The Ironic Criticism and Empathetic Praise Task (ICEPT) (22) measures Theory of Mind, specifically, children's ability to recognize and interpret intentionality and inflection (22). ICEPT included 18 trials in which a scenario is described with a corresponding picture. In each scenario there was an image of an individual completing a task either poorly or well. There was also a second individual (the speaker) in each scenario who comments on how well the task was done. Participants were told the speaker's intentions (e.g., “He liked to cheer people up” or “He liked to bug and annoy people”). Participants then listened to a recording of the speaker telling the actor how well the task was done (e.g., “You did a great job tidying your room”). The inflection of the speaker's voice indicated whether the speaker was speaking literally (honestly), empathetically, or sarcastically. Participants were asked questions to assess story comprehension, as well as the ability to detect the beliefs (e.g., “What did Jim think about the cake”), and intentions (e.g., “What did Jim want Betty to think about the cake”), behind the speaker's comment. The dependent variables for ICEPT were the following for the current study: a total score (total items correct across all trials), a mastery score (children receive one point toward their Mastery Score for each story in which correct answers are given for all four belief and intention questions), total score for all belief questions, and total score for all intention questions. The IECPT has been shown to be impaired across multiple studies of pediatric TBI (11, 20, 22).
Data analysis was conducted using Statistical Package for the Social Sciences for Windows, Version 21 (SPSS). Independent sample t-tests were used to compare TBI participants with HC participants on age, sex and education. To examine group differences between the TBI and HC groups on the SCDC, ICEPT, and the BASC-2, multivariate analyses of variance were run. Because the age range was broad in the current sample, and because social communication and social cognition is affected by development, we include age as a covariate. One child in the pediatric TBI group did not complete the BASC-2 due to time constraints during testing session. Pearson correlations were run to examine the relationship between SCDC and all other social functioning measures in the TBI group only, as our research question was specific to the TBI group. As age of injury is likely a confounding variable, we also performed partial correlations, controlling for age of injury.
Group Differences on SCDC, BASC-2, and ICEPT
Group differences are summarized in Table 2. On the SCDC, parents of children with TBI rated their children as having significantly higher social communication problems compared to HCs (p < 0.001). According to parental ratings on the BASC-2, the pediatric TBI group had significantly higher Externalizing Problems Composite scores (assessing hyperactivity, aggression, and conduct problems) compared to the HC group (p = 0.009). The pediatric TBI group also had significantly higher scores on the Internalizing Problems Composite Score (assessing anxiety, depression, and somatization) compared to HCs (p = 0.011). The pediatric TBI group had significantly higher scores on the Behavioral Symptoms Index (assessing atypicality, withdrawal, and attention problems) compared to HCs, p = 0.001. The pediatric TBI group had significantly lower scores on the Adaptive Skills Composite (assessing adaptability, social skills, leadership, activities of daily living, and functional communication) compared to HCs, p < 0.001.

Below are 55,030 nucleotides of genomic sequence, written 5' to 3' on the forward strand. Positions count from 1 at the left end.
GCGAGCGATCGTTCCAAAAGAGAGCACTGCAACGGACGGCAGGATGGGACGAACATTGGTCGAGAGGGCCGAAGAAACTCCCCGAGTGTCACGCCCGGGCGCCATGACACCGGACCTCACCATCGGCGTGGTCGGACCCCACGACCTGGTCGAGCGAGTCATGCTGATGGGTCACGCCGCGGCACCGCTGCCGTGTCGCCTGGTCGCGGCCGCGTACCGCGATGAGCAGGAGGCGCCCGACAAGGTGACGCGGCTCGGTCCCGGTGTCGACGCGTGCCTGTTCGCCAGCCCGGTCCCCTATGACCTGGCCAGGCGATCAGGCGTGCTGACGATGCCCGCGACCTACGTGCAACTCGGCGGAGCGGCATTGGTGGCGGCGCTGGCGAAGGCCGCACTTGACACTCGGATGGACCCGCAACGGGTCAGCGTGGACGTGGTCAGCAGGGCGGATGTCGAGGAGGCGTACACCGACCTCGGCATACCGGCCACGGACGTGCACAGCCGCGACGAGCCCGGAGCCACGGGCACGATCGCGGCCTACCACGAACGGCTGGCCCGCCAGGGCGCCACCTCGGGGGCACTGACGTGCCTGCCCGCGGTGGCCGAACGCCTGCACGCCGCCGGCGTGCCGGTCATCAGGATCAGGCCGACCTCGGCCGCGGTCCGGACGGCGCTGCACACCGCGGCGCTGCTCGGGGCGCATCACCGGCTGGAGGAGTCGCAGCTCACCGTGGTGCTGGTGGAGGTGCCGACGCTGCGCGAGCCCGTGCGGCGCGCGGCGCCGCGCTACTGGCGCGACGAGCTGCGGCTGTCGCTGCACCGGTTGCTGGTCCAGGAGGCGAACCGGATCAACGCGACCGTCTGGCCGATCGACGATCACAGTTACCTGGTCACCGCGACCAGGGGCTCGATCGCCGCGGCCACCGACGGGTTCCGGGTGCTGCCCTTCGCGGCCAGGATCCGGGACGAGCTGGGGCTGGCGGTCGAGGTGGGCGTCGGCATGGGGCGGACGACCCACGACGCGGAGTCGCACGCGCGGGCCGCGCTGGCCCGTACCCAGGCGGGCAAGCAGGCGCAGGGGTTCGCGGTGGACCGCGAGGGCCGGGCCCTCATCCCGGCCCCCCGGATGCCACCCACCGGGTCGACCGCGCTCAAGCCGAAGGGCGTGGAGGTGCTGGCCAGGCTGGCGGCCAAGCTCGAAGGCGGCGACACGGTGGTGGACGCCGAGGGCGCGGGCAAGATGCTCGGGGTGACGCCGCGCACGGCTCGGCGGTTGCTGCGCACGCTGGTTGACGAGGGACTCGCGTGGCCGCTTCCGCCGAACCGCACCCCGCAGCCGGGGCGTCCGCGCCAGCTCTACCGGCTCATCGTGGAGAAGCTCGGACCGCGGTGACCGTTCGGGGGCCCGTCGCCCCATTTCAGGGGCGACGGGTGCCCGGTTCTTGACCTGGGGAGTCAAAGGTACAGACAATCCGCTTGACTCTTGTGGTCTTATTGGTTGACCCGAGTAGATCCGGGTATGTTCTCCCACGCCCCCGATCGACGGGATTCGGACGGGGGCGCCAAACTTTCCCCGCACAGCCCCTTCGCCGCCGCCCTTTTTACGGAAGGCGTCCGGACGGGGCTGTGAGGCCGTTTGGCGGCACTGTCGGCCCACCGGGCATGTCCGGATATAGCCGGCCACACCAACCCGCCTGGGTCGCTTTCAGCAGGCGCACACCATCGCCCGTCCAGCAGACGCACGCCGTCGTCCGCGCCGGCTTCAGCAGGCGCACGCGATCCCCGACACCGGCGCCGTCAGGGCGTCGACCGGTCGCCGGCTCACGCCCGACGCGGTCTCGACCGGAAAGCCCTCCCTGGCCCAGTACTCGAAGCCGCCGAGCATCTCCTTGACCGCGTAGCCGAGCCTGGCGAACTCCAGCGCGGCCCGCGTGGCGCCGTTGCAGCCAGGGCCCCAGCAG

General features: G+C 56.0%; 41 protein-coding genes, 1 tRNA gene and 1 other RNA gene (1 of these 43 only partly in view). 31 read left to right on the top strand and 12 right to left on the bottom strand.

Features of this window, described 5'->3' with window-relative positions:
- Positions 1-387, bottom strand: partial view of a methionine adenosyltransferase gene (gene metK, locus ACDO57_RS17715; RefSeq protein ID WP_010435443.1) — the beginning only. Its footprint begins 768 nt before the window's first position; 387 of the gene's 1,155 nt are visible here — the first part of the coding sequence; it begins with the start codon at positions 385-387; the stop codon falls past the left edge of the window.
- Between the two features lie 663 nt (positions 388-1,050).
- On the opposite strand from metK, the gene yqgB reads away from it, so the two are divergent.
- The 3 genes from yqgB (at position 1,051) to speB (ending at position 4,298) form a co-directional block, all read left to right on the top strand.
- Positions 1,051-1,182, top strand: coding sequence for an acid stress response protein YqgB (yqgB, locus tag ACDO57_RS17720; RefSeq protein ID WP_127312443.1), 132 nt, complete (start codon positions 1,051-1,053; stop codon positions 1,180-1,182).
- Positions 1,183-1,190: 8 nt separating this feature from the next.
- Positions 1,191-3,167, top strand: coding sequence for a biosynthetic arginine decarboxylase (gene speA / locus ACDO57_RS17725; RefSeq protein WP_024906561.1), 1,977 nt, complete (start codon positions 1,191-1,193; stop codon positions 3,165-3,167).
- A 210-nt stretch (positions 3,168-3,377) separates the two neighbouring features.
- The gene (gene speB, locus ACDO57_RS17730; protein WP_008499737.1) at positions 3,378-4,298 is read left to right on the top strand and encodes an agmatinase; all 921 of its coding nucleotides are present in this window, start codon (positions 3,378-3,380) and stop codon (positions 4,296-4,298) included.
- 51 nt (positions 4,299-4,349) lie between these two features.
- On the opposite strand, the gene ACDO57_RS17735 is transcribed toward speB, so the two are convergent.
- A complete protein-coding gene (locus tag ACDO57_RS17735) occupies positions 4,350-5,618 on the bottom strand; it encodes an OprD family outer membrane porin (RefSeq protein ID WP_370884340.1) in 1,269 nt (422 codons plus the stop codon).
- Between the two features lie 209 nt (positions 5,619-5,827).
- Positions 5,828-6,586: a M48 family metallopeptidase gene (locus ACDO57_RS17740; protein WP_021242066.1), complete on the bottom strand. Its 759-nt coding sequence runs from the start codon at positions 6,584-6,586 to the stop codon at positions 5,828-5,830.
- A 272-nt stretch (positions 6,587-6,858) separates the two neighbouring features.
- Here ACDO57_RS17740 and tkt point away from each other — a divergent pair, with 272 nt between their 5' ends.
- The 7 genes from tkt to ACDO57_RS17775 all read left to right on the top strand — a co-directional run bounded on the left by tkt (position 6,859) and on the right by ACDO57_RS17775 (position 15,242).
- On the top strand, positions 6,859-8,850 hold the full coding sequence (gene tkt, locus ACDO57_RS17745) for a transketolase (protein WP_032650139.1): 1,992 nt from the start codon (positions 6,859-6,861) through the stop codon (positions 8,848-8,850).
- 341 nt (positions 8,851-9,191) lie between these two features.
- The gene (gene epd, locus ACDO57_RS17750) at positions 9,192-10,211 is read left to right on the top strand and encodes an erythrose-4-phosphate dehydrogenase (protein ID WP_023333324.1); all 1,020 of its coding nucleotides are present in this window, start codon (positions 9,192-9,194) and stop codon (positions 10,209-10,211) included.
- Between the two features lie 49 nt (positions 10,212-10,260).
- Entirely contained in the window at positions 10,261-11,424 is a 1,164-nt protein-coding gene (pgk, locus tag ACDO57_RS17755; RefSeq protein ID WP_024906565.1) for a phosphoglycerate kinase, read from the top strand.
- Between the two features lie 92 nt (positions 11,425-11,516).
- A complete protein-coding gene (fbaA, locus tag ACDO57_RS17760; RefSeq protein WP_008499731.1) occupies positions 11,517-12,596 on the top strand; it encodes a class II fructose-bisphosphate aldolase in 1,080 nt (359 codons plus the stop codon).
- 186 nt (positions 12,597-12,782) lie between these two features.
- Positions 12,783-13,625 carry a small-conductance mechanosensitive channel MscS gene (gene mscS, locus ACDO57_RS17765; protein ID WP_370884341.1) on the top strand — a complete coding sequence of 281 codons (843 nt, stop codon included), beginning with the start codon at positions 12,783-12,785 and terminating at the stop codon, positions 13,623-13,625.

In terms of social cognition, the pediatric TBI group showed significant impairments relative to HCs on ICEPT, in terms of total score, p = 0.004, mastery scores, p = 0.003, all belief questions, p = 0.006, and all intentions questions, p = 0.023.
Association Between SCDC and Subjective/Objective Measures of Social Functioning
Pearson correlations revealed that parental rating on the SCDC was correlated positively with all composite scores of the BASC-2 PRS for the pediatric TBI group: Externalizing Problems Composite [r(15) = 0.66, p = 0.004, Internalizing Problems Composite [r(15) = 0.53, p = 0.022], Behavioral Symptoms Index [r(15) = 0.77, p < 0.001], and negatively with Adaptive Skills Composite [r(15) = −0.76, p < 0.001]. These correlations indicate that parents who rated their children as having worse social communication abilities rated their children as having more behavioral and social concerns on BASC-2. Partial correlations, controlling of age since injury were consistent with bivariate correlations: SCDC scores correlated with Externalizing Problems Composite (rpartial = 0.63, p = 0.008), Internalizing Problems Composite (rpartial = 0.50, p = 0.035), Behavioral Symptoms Index (rpartial = 0.75, p < 0.001), and negatively with Adaptive Skills Composite (rpartial = −0.64, p < 0.007).